Arizona Republicans plot flat tax after voters raised taxes on the rich
PHOENIX — Arizona Republicans are moving toward a deal that would slash tax rates and implement a flat income tax just months after voters approved a new, higher excise tax on high-income earners aimed at funding schools.
Gov. Doug Ducey (R) and state legislative leaders have proposed implementing a 2.5 percent flat income tax that would amount to a $1.5 billion cut in state tax revenues. The state House and Senate are working toward a vote on a final budget agreement in the coming days.
“We have record revenue in the state of Arizona. This has been a really tough year for Arizona small businesses, for working families, and this plan really prioritizes them and allows them to keep more of the money that they earn,” Daniel Scarpinato, Ducey’s chief of staff, said in an interview with Phoenix’s CBS affiliate this week.
For Ducey, who is nearing the end of his second term, carving out a massive tax cut would become the foundation of his gubernatorial legacy — and the building blocks of a future campaign for public office, whether a run against Sen. Mark Kelly (D), in which Ducey has denied interest, or a potential run for the White House.
“It’s something that the governor’s been wanting to do for quite a while. We talked about it a lot even back six years ago,” said Victor Riches, president of the conservative Goldwater Institute and a former top Ducey adviser. “If we’re successful in passing this, I think this would become by far his signature accomplishment. He’s been engaged in a lot of other positive bills over the years, but I think this would by comparison dwarf all of his other accomplishments.”
In interviews at the state Capitol, Republicans who have crafted the cut say they have the opportunity to wholly rethink the state’s tax code because of an unexpected surplus coming out of the coronavirus pandemic. At a time when the state is trying to attract big new business investments, they say they are putting Arizona on par with neighboring states.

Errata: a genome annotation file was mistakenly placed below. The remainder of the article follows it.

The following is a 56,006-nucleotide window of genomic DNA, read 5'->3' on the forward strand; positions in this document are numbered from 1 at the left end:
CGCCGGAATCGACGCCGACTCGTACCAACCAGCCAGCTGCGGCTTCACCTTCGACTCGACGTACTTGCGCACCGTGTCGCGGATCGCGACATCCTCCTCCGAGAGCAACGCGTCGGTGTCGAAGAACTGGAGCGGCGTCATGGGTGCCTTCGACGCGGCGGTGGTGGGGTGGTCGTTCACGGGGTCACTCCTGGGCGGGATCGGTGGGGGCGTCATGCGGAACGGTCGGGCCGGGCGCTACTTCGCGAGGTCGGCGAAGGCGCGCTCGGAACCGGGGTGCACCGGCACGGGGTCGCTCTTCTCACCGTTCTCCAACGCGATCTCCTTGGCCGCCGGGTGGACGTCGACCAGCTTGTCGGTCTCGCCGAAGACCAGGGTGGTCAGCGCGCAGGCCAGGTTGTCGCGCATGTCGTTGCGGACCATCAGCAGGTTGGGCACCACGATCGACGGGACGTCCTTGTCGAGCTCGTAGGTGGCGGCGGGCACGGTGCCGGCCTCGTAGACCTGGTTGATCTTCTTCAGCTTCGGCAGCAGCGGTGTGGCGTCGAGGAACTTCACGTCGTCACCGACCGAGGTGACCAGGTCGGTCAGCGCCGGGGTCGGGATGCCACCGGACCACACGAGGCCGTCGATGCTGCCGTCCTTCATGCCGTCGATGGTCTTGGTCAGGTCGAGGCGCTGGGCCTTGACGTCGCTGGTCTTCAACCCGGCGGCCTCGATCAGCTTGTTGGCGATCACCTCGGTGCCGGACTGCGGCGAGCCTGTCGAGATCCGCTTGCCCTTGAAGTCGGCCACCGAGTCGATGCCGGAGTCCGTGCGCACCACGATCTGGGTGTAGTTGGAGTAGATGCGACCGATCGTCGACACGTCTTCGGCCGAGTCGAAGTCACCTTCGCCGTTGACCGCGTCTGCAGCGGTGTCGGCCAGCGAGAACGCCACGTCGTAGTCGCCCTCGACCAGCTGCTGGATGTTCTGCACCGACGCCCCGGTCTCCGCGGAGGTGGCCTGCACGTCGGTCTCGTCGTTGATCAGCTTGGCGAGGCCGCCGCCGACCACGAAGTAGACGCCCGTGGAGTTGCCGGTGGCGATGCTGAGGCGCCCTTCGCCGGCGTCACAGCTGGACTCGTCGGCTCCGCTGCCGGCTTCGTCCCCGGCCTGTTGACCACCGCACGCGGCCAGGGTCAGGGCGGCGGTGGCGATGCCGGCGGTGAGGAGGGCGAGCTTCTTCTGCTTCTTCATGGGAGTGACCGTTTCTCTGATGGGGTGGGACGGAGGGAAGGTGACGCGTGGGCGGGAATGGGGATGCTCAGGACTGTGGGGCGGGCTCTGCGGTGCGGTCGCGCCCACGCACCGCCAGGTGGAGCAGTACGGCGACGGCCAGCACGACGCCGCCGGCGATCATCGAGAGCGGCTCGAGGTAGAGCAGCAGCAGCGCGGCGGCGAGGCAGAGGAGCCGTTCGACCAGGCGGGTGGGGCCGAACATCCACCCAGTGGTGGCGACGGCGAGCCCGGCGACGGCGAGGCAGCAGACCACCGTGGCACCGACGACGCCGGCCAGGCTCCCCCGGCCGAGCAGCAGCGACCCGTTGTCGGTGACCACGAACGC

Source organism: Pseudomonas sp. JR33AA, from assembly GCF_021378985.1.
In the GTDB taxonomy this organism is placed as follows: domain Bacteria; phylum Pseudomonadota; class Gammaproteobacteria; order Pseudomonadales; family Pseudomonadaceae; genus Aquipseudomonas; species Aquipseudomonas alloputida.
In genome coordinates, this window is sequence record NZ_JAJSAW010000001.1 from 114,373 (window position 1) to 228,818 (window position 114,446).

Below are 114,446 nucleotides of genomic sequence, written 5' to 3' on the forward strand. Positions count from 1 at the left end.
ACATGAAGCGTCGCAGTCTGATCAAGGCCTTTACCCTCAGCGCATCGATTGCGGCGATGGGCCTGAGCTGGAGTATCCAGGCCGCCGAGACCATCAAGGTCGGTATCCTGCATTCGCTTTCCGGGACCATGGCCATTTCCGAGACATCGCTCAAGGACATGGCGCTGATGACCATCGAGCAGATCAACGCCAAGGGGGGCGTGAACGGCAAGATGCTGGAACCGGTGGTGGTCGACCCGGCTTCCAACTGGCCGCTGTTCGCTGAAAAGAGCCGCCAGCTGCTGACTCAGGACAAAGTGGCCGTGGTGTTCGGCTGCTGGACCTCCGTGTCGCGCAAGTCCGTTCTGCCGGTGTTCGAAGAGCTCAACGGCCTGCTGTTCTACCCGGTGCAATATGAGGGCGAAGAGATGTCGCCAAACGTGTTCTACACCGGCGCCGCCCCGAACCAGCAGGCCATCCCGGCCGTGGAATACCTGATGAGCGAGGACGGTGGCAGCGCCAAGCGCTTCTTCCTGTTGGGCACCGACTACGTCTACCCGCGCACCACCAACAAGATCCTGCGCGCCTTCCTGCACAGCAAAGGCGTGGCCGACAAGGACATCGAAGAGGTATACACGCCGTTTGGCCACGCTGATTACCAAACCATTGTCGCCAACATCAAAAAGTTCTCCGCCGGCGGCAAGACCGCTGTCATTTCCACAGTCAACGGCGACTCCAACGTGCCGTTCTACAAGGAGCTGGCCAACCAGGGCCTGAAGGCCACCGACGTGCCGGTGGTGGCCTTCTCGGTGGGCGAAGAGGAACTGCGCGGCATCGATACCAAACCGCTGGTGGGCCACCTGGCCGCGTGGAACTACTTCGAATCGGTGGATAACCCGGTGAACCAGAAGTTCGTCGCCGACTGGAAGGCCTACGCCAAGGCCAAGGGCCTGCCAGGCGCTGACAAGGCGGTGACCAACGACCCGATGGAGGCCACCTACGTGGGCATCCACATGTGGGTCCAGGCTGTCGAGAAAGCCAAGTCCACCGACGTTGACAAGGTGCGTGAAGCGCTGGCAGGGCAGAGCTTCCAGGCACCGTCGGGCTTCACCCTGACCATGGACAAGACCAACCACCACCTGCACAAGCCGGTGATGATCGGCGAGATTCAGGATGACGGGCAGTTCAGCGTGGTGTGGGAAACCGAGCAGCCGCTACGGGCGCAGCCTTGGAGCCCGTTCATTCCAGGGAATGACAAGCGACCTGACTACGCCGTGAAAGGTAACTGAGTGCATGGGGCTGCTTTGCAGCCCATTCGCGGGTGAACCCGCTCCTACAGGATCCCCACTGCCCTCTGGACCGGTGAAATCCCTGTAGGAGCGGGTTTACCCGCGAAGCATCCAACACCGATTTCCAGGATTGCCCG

“We have essentially two years of growth stacked into one,” said state House Majority Leader Ben Toma (R), the architect of the proposal. “In order to attract a big business here, we have to create special incentives to be competitive.”
Arizona budget analysts say the state is sitting on surpluses and a rainy day fund both measured in the billions of dollars.
“Last month was a record month. We’ve not collected that much ever,” said state Rep. Regina Cobb (R), who chairs the House Appropriations Committee. “We have a very positive outlook coming out of this. What better time to give back to the taxpayers?”
But opponents of the bill are concerned that it represents a reversal of Proposition 208, a measure voters passed last year to add a 3.5-percent tax on incomes above $250,000 for individual filers and above $500,000 for joint filers. That money is destined for education programs after voters approved it with 52 percent of the vote in 2020.
“The tax cut in many ways is an end-around against the work that the people of Arizona did with Proposition 208,” said state Rep. Jennifer Longdon (D), who opposes the cut. “A flat tax benefits the rich in our state, but it really doesn’t do anything for the folks who are working and struggling.”
An analysis by the progressive Arizona Center for Economic Progress found 91 percent of the benefits of the tax cut would go to those in the top quintile of the income spectrum, those making upward of $108,000 a year.